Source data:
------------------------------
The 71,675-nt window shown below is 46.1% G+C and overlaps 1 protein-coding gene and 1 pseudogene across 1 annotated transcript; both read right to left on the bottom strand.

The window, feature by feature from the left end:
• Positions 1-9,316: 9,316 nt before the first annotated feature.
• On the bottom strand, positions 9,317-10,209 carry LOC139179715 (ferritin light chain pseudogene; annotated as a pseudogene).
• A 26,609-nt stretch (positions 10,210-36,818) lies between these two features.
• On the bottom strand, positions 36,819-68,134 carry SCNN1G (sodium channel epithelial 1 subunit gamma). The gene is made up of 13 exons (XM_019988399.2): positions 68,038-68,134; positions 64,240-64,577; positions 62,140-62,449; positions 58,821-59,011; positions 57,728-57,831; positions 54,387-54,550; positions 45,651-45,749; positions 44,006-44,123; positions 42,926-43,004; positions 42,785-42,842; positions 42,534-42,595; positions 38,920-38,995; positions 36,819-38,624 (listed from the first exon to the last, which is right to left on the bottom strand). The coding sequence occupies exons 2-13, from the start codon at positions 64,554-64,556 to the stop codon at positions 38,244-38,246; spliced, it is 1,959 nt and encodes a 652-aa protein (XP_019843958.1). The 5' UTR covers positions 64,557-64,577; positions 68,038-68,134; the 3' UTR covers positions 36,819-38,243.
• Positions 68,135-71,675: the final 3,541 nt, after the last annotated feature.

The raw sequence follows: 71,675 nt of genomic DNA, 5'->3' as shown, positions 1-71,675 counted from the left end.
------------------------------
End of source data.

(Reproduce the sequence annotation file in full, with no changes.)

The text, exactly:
The 71,675-nt window shown below is 46.1% G+C and overlaps 1 protein-coding gene and 1 pseudogene across 1 annotated transcript; both read right to left on the bottom strand.

The window, feature by feature from the left end:
• Positions 1-9,316: 9,316 nt before the first annotated feature.
• On the bottom strand, positions 9,317-10,209 carry LOC139179715 (ferritin light chain pseudogene; annotated as a pseudogene).
• A 26,609-nt stretch (positions 10,210-36,818) lies between these two features.
• On the bottom strand, positions 36,819-68,134 carry SCNN1G (sodium channel epithelial 1 subunit gamma). The gene is made up of 13 exons (XM_019988399.2): positions 68,038-68,134; positions 64,240-64,577; positions 62,140-62,449; positions 58,821-59,011; positions 57,728-57,831; positions 54,387-54,550; positions 45,651-45,749; positions 44,006-44,123; positions 42,926-43,004; positions 42,785-42,842; positions 42,534-42,595; positions 38,920-38,995; positions 36,819-38,624 (listed from the first exon to the last, which is right to left on the bottom strand). The coding sequence occupies exons 2-13, from the start codon at positions 64,554-64,556 to the stop codon at positions 38,244-38,246; spliced, it is 1,959 nt and encodes a 652-aa protein (XP_019843958.1). The 5' UTR covers positions 64,557-64,577; positions 68,038-68,134; the 3' UTR covers positions 36,819-38,243.
• Positions 68,135-71,675: the final 3,541 nt, after the last annotated feature.

The raw sequence follows: 71,675 nt of genomic DNA, 5'->3' as shown, positions 1-71,675 counted from the left end.